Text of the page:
As he thought of his pathway, he spoke of how God “enlarged my steps under me” (v 36). The imagery may sound a bit foreign to us, but it would not have been to an Israelite back in David’s day. The idea is that God gave David a sure footing when the way was dangerous. It may have been meant literally as David had to negotiate the hills and cliffs of the wilderness. Some of the mountain pathways were likely narrow and treacherous. But it was definitely meant that God assured him safety in his pathway.

We have never had to tread the path we are currently on. Who would have thought that a time would come when, without the help of dementia, you could not remember what day of the week it was? Without the normal routine of certain things on certain days of the week, it seems as though every day is the same. New words have entered our vocabulary such as “social distancing” and “flattening the curve.”

We are all wired to have goals and a sense of accomplishment and yet we sit in our homes waiting for when things will change and we can return to “normal” life, whatever that will be after COVID-19.

But we can be assured of “enlarged steps” both now and then. God is dealing with us in His “gentleness” and goodness. His way is still perfect for each one of us; and if we are given grace to bow to His way, then He will make your way and mine perfect. It does not mean He will make it pleasant, just perfect, something which accomplishes His will in your life and mine.

So, your shoe size is not going to grow. You will not have an excuse for going out and buying an entire new array of shoes (plus you better not leave your house!). But you do have His promise that He will make sure your feet are secure in the pathway He has mapped out for you. Even though it is a road we have never walked before and for which there are no available maps, as we are finding out, He will make your steps enlarged under you.

So even though you have to check the calendar to see what day it is, carry a tape measure with you when you go food shopping so as to keep six feet away from everyone (just try it in the aisles of your supermarket), and try and breathe through your face mask, at least your feet will be secure on the pathway.

Getting Enlarged

No, this is not a reference to overeating while we are on lockdown, although that is a real concern.

David said, “Thou hast enlarged me when I was in distress” (Ps 4:1). Literally, he was saying, “I grew under pressure.” We think in the natural sphere that pressure makes something smaller; but in the spiritual realm, pressure leads to growth.

The background of Psalms 3 and 4 is when David had to flee for his life from Absalom. His life was in danger. As well, he had no idea when the danger would end. He did not know whom to trust. His best advisor and friend had turned against him. He didn’t know where he was safe.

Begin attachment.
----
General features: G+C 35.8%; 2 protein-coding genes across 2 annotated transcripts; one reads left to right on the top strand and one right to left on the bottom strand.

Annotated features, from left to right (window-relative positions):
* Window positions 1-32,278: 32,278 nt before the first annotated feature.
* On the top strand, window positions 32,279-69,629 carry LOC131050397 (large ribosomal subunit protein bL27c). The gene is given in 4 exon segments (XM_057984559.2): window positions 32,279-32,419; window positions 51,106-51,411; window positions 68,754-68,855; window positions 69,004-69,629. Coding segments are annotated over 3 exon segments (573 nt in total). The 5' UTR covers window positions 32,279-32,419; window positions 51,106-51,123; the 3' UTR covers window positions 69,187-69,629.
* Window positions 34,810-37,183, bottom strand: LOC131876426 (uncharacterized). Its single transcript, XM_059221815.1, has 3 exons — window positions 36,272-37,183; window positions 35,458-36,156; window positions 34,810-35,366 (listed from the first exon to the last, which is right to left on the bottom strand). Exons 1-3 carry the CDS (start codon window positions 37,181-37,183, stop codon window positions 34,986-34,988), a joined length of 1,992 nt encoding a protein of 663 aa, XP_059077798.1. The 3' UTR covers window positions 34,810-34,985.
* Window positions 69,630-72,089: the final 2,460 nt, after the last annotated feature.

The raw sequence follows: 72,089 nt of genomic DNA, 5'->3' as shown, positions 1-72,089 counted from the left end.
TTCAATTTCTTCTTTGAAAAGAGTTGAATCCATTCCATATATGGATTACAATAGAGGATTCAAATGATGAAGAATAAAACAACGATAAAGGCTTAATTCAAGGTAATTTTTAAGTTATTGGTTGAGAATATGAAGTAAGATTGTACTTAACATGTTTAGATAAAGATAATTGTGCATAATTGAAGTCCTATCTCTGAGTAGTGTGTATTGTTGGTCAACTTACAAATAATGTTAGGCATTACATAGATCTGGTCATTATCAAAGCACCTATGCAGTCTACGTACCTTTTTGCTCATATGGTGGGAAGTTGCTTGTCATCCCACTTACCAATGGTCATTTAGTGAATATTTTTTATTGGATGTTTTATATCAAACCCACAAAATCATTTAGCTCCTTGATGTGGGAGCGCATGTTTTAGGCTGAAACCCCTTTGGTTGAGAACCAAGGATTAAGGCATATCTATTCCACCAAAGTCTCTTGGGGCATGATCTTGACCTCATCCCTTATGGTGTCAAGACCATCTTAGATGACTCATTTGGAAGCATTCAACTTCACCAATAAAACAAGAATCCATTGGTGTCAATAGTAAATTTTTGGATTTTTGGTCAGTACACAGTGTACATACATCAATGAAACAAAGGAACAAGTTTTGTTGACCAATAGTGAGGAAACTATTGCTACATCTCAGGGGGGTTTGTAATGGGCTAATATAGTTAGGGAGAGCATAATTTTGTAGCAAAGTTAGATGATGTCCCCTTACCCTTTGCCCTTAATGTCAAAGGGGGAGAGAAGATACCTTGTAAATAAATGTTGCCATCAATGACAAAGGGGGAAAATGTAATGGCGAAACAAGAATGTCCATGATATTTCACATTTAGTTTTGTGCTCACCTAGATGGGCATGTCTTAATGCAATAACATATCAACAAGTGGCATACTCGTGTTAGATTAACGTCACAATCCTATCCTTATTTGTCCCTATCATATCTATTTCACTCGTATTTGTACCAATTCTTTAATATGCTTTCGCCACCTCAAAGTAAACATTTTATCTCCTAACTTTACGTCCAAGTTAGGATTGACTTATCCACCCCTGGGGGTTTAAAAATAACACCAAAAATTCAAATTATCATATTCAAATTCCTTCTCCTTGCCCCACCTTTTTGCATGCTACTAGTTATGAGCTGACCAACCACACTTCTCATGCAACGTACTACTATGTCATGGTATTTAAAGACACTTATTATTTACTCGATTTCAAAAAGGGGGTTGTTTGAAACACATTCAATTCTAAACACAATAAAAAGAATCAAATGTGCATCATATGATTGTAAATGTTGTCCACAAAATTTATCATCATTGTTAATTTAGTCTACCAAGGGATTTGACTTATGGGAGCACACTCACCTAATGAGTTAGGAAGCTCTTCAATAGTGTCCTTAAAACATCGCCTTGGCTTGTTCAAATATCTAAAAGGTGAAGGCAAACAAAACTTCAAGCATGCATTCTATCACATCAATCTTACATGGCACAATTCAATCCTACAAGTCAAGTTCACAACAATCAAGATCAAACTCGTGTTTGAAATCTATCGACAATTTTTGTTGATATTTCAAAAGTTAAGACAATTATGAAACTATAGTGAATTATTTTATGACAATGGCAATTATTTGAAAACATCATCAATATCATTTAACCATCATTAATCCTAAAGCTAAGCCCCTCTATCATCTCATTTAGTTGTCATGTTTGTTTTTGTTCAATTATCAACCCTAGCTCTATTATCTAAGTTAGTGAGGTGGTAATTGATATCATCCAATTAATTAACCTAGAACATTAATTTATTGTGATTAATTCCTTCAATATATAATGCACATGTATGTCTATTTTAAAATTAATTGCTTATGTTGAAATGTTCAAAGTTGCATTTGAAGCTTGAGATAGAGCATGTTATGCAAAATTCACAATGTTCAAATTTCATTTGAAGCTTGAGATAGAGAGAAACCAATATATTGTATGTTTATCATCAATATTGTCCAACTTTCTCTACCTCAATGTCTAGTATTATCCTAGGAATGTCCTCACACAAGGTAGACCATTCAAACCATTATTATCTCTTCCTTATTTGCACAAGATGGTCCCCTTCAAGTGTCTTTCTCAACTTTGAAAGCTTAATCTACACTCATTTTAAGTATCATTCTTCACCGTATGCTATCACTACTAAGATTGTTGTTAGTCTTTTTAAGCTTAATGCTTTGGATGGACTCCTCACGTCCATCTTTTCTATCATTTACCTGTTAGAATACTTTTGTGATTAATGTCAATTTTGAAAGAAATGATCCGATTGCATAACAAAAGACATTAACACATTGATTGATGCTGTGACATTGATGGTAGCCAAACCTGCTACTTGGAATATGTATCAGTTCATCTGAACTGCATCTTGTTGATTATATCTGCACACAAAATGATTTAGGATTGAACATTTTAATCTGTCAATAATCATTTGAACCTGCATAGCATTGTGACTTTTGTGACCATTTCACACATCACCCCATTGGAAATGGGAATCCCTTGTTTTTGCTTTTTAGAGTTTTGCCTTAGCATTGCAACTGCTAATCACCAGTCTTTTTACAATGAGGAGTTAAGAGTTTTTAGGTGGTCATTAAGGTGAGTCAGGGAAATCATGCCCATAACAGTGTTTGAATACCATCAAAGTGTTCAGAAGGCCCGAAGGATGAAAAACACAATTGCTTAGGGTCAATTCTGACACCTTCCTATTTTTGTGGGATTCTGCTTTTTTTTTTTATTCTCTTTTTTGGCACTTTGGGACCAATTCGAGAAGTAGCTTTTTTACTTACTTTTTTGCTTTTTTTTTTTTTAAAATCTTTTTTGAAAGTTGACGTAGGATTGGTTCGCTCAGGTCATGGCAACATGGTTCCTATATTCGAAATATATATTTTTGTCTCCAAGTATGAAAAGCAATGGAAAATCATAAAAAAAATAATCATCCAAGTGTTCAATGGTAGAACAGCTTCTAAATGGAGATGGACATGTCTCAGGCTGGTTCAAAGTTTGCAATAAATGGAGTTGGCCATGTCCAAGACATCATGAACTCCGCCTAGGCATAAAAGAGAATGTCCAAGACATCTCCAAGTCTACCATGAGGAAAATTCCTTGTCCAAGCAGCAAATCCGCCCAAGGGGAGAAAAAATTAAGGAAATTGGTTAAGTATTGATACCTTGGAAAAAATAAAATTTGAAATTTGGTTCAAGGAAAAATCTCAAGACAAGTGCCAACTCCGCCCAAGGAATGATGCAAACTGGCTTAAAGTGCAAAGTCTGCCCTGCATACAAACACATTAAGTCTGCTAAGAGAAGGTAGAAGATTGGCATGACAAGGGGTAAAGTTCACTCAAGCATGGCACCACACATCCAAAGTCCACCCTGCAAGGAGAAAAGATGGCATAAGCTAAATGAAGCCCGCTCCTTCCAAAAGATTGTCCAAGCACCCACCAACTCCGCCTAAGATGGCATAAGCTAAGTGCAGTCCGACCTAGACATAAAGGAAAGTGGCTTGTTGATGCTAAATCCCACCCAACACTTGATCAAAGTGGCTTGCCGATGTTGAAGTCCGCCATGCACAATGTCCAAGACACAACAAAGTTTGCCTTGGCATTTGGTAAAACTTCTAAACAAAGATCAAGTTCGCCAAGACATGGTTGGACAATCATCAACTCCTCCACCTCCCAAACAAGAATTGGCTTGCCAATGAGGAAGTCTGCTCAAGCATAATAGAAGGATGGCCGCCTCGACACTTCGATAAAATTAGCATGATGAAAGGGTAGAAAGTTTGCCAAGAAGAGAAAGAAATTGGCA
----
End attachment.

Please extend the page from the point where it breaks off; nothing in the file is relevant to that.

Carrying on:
Sound familiar? The flood of news feeds keeps telling us of the danger. Then, as though to further beat us down, they assure us that really no one, even the experts, have any idea when all this will be over. We are reminded that no one is really safe – keep six feet away. And don’t leave your house but somehow be sure to exercise, and above all, don’t get discouraged!

And yet, though we may think this is all a deterrent to spiritual progress, all this “pressure” can actually “enlarge” us spiritually. It is a tremendous comfort to always keep in mind that God will never allow a circumstance in your life or mine that does not have the potential for spiritual growth. Even the present pandemic with the limitations it has imposed on us to meet together as believers cannot hinder our growth. But growth will not occur automatically. Growth will require effort on our part. With added time, can I use it for studying the Word of God, listening to ministry, or for prayer? Can I turn the long hours of the day to profit by reaching out to other Christians, those who are alone, to encourage them?

Spiritual growth is not a matter of doing but of being. It is not what I accomplish for God (as valuable as that is), but what I know of God and how much of Christ I can reflect in my life.

David Livingston the famous missionary to Africa of the 1800’s was once hindered from going down river. Sadly, the obstruction was the corpses of dead slaves who had been thrown into the river. When his assistants came to him telling him that they could not navigate the river, and asked where he wanted to go, he gave his famous answer: “Anywhere as long as it is forward.”

We can go forward despite the barricades on our parks and walking paths, the curfew which says we must be in at 8 pm, and the myriad of other restrictions which tell us to stay put! We can move forward and enlarge ourselves even amidst the present circumstances. Allow the pressure to make you a bigger Christian!